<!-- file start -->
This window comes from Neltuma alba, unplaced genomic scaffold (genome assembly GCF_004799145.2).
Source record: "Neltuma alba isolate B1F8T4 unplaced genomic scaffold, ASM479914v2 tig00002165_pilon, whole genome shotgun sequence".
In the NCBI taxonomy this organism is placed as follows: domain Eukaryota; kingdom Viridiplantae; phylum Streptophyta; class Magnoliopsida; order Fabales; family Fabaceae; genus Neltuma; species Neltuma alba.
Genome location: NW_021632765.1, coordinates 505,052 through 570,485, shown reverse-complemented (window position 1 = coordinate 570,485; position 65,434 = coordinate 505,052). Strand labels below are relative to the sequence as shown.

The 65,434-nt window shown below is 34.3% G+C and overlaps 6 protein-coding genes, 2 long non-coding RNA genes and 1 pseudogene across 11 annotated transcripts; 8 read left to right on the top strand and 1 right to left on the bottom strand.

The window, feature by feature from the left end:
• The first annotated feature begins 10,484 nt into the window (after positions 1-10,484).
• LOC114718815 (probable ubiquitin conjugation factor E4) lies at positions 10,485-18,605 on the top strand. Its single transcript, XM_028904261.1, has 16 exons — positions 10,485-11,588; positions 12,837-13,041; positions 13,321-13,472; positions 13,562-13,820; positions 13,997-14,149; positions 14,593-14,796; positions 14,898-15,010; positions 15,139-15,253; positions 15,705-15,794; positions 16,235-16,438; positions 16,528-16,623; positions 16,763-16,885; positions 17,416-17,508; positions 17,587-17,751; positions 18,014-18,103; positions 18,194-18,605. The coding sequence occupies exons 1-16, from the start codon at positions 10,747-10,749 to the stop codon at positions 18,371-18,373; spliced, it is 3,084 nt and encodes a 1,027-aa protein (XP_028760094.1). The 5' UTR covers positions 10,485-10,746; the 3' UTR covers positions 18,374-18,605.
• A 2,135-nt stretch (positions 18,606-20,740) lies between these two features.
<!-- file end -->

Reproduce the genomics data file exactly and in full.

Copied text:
This window comes from Neltuma alba, unplaced genomic scaffold (genome assembly GCF_004799145.2).
Source record: "Neltuma alba isolate B1F8T4 unplaced genomic scaffold, ASM479914v2 tig00002165_pilon, whole genome shotgun sequence".
In the NCBI taxonomy this organism is placed as follows: domain Eukaryota; kingdom Viridiplantae; phylum Streptophyta; class Magnoliopsida; order Fabales; family Fabaceae; genus Neltuma; species Neltuma alba.
Genome location: NW_021632765.1, coordinates 505,052 through 570,485, shown reverse-complemented (window position 1 = coordinate 570,485; position 65,434 = coordinate 505,052). Strand labels below are relative to the sequence as shown.

The 65,434-nt window shown below is 34.3% G+C and overlaps 6 protein-coding genes, 2 long non-coding RNA genes and 1 pseudogene across 11 annotated transcripts; 8 read left to right on the top strand and 1 right to left on the bottom strand.

The window, feature by feature from the left end:
• The first annotated feature begins 10,484 nt into the window (after positions 1-10,484).
• LOC114718815 (probable ubiquitin conjugation factor E4) lies at positions 10,485-18,605 on the top strand. Its single transcript, XM_028904261.1, has 16 exons — positions 10,485-11,588; positions 12,837-13,041; positions 13,321-13,472; positions 13,562-13,820; positions 13,997-14,149; positions 14,593-14,796; positions 14,898-15,010; positions 15,139-15,253; positions 15,705-15,794; positions 16,235-16,438; positions 16,528-16,623; positions 16,763-16,885; positions 17,416-17,508; positions 17,587-17,751; positions 18,014-18,103; positions 18,194-18,605. The coding sequence occupies exons 1-16, from the start codon at positions 10,747-10,749 to the stop codon at positions 18,371-18,373; spliced, it is 3,084 nt and encodes a 1,027-aa protein (XP_028760094.1). The 5' UTR covers positions 10,485-10,746; the 3' UTR covers positions 18,374-18,605.
• A 2,135-nt stretch (positions 18,606-20,740) lies between these two features.